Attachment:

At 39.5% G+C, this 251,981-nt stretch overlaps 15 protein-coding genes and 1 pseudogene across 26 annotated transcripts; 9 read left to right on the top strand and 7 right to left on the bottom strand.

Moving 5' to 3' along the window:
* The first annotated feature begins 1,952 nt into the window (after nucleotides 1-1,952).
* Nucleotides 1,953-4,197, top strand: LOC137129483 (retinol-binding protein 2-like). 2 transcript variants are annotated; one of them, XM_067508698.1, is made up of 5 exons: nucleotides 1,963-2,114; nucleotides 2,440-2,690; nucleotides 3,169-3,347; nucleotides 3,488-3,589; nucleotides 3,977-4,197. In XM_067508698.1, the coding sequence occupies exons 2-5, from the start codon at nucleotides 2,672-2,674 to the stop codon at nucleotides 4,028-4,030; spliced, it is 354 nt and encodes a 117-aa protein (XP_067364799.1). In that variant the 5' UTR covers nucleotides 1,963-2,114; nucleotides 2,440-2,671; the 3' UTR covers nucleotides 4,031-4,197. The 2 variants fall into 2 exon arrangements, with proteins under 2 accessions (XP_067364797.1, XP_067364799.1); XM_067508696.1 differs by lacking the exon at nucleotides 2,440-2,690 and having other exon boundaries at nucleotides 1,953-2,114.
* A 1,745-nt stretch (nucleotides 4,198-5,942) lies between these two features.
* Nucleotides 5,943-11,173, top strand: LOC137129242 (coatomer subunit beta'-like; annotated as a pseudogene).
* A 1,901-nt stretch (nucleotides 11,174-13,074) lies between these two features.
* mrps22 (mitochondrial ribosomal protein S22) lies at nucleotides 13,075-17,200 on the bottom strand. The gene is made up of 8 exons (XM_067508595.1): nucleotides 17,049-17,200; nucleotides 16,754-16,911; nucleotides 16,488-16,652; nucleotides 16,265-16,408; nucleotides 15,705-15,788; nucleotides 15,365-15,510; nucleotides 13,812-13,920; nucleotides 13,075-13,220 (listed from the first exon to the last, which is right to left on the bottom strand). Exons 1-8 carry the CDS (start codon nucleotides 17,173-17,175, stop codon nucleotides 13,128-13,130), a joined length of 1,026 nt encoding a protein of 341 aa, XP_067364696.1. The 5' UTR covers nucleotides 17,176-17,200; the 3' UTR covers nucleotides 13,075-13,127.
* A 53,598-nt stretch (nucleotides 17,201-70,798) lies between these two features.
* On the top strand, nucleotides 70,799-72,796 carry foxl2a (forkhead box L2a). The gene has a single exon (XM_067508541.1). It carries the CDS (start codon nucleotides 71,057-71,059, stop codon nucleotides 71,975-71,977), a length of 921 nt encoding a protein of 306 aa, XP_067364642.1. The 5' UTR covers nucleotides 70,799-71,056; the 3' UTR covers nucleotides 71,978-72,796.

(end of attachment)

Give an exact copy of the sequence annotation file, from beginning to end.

At 39.5% G+C, this 251,981-nt stretch overlaps 15 protein-coding genes and 1 pseudogene across 26 annotated transcripts; 9 read left to right on the top strand and 7 right to left on the bottom strand.

Moving 5' to 3' along the window:
* The first annotated feature begins 1,952 nt into the window (after nucleotides 1-1,952).
* Nucleotides 1,953-4,197, top strand: LOC137129483 (retinol-binding protein 2-like). 2 transcript variants are annotated; one of them, XM_067508698.1, is made up of 5 exons: nucleotides 1,963-2,114; nucleotides 2,440-2,690; nucleotides 3,169-3,347; nucleotides 3,488-3,589; nucleotides 3,977-4,197. In XM_067508698.1, the coding sequence occupies exons 2-5, from the start codon at nucleotides 2,672-2,674 to the stop codon at nucleotides 4,028-4,030; spliced, it is 354 nt and encodes a 117-aa protein (XP_067364799.1). In that variant the 5' UTR covers nucleotides 1,963-2,114; nucleotides 2,440-2,671; the 3' UTR covers nucleotides 4,031-4,197. The 2 variants fall into 2 exon arrangements, with proteins under 2 accessions (XP_067364797.1, XP_067364799.1); XM_067508696.1 differs by lacking the exon at nucleotides 2,440-2,690 and having other exon boundaries at nucleotides 1,953-2,114.
* A 1,745-nt stretch (nucleotides 4,198-5,942) lies between these two features.
* Nucleotides 5,943-11,173, top strand: LOC137129242 (coatomer subunit beta'-like; annotated as a pseudogene).
* A 1,901-nt stretch (nucleotides 11,174-13,074) lies between these two features.
* mrps22 (mitochondrial ribosomal protein S22) lies at nucleotides 13,075-17,200 on the bottom strand. The gene is made up of 8 exons (XM_067508595.1): nucleotides 17,049-17,200; nucleotides 16,754-16,911; nucleotides 16,488-16,652; nucleotides 16,265-16,408; nucleotides 15,705-15,788; nucleotides 15,365-15,510; nucleotides 13,812-13,920; nucleotides 13,075-13,220 (listed from the first exon to the last, which is right to left on the bottom strand). Exons 1-8 carry the CDS (start codon nucleotides 17,173-17,175, stop codon nucleotides 13,128-13,130), a joined length of 1,026 nt encoding a protein of 341 aa, XP_067364696.1. The 5' UTR covers nucleotides 17,176-17,200; the 3' UTR covers nucleotides 13,075-13,127.
* A 53,598-nt stretch (nucleotides 17,201-70,798) lies between these two features.
* On the top strand, nucleotides 70,799-72,796 carry foxl2a (forkhead box L2a). The gene has a single exon (XM_067508541.1). It carries the CDS (start codon nucleotides 71,057-71,059, stop codon nucleotides 71,975-71,977), a length of 921 nt encoding a protein of 306 aa, XP_067364642.1. The 5' UTR covers nucleotides 70,799-71,056; the 3' UTR covers nucleotides 71,978-72,796.